The guilt of leaving it all behind

You hear about your friends and family doing it, and you eagerly await it from your mid-40s onwards. The promise of relaxation, complete control, and security.

Well, that day came for me, but it wasn’t at all what I expected. My husband is 5 years old than me and when I turned 60, he nudged me towards retirement, saying that now was the time to move on from my workplace of 20 years.

I was a combination of excited and scared – what would retirement hold for me? How would I fill my time? Would I be bored? I put all those thoughts aside as I was feeling more excited once we had spoken to financial advisors and organised everything.

I had been a nurse since my 20s, and I loved it. The hospital I worked in was filled with wonderful, dedicated doctors and nurses, and I cared very much for everyone. Some of my best friends were there and I looked forward to every day.

The day came to had in my resignation. At 61, I still felt younger than I was, and my superior expressed shock that I was leaving – in both of our minds I think we imagined I’d stay on as a nurse forever. I was determined to give my retirement a go, and as the farewells rolled in, I was filled with sadness. I didn’t really want to go but felt like everyone else around me was doing it at my age… it was like a rite of passage.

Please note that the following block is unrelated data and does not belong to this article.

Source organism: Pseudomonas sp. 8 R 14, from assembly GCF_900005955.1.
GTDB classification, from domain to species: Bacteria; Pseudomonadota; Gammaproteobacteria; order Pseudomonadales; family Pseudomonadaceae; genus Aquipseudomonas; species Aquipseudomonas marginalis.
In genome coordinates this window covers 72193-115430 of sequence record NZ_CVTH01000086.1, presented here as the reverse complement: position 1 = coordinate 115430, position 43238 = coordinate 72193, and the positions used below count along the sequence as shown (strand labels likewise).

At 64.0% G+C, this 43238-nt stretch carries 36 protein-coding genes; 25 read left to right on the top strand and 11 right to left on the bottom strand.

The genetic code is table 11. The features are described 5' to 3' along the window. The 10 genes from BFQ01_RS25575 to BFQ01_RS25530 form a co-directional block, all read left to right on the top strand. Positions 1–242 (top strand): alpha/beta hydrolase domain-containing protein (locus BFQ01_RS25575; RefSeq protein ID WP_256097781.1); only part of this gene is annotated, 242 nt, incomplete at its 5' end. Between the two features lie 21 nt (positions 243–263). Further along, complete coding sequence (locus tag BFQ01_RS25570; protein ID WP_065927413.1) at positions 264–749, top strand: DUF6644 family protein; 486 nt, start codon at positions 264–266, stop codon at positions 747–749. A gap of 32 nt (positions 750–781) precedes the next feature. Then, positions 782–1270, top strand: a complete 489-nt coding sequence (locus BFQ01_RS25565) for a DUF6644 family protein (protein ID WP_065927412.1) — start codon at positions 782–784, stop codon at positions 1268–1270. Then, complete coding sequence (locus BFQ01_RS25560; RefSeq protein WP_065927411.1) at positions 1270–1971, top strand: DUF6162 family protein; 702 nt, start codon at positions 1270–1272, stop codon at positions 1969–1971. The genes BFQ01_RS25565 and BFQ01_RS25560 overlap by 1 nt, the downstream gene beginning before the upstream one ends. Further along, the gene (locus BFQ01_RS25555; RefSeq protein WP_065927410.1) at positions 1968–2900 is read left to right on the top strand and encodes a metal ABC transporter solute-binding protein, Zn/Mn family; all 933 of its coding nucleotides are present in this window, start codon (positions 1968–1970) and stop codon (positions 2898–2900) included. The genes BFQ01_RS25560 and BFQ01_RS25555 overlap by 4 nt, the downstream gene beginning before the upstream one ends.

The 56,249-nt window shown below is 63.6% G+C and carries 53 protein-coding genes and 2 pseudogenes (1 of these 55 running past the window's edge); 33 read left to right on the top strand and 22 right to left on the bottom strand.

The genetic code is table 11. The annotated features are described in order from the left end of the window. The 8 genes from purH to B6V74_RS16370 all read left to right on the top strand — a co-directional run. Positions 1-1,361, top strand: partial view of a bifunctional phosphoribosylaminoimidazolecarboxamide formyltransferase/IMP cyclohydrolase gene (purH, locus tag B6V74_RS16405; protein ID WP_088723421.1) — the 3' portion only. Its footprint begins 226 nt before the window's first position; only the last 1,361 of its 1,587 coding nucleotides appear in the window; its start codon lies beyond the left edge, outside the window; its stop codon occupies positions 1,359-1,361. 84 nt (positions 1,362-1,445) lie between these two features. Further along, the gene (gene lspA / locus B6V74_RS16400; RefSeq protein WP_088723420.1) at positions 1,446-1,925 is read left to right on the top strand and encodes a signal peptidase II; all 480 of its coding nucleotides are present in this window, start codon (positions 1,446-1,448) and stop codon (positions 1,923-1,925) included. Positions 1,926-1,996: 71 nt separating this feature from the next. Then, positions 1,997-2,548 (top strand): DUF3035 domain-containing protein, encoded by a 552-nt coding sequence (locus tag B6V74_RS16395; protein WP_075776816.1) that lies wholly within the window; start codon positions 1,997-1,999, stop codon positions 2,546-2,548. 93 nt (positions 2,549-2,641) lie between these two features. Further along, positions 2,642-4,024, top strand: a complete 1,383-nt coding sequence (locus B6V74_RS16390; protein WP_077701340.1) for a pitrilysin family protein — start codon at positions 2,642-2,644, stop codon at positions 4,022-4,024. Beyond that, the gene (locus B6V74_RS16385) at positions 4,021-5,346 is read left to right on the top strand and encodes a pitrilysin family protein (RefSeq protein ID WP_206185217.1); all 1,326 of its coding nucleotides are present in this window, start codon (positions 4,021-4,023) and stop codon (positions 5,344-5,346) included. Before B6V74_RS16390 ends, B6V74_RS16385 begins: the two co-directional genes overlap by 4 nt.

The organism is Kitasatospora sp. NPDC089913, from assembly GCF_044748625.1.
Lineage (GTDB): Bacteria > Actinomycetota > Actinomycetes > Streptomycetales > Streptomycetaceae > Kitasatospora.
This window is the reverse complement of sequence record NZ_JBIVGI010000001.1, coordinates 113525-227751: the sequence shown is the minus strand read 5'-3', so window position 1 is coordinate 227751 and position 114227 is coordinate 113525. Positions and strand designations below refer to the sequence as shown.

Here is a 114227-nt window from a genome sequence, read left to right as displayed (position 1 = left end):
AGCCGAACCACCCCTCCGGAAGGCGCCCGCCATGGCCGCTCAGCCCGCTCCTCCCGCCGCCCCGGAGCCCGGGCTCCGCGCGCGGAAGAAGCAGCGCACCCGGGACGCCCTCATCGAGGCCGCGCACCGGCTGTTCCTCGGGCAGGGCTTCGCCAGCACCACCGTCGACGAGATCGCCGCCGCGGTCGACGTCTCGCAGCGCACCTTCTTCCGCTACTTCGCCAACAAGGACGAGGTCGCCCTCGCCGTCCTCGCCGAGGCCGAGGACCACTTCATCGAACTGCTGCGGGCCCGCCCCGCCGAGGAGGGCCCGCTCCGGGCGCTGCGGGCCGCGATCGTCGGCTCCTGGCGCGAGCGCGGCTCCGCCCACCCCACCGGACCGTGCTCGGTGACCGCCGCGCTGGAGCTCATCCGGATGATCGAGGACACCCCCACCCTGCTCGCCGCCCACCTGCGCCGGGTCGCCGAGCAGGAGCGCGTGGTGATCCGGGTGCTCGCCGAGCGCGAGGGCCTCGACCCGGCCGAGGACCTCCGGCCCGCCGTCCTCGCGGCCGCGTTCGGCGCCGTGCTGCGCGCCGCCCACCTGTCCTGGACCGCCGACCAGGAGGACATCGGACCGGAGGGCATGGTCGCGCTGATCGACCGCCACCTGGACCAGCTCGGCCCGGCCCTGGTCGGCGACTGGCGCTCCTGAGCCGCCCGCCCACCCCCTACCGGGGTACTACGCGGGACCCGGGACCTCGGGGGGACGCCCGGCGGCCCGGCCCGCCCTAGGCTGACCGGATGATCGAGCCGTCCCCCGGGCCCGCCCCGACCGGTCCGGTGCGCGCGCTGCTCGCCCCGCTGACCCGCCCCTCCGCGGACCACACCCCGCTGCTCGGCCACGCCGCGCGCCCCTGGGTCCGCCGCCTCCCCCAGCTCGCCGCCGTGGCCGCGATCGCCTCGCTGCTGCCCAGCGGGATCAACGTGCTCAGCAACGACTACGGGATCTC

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My final day again had me feeling excited and scared. We’d had a cruise planned to celebrate two days later, but in hindsight it was almost as if it was just there to make me avoid the harsh reality of retiring.

When I closed the door for the last time, I thought it was the start of a new beginning, but little did I know how much I was going to miss that time of my life. After the cruise, I felt beside myself. I had such guilt for leaving the workplace – it didn’t feel right.

I realised that even with all our finances sorted, that still didn’t give me daily purpose – my former purpose was to care for people. Now, I had no idea what I was going to do. I read a report that we’re living much longer than expected and it dawned on me that I have 20+ years to fill! And with what?!

After several months of feel lost and sorry for myself, I received a flyer in my letterbox about a seniors community group. I went along to a meeting and now I attend weekly meet ups and have made great friends. I also volunteer at my local second-hand store at the Church, and play table tennis twice a week. My schedule is busier than ever. And to think, only a few months ago I thought I’d lost my friends, my livelihood and my purpose.

I hope that anyone reading this who has retired and is feeling bored or even useless like I was … just reach out to your community. Give your time to someone who needs it. You never know, you could find what you were missing.

 

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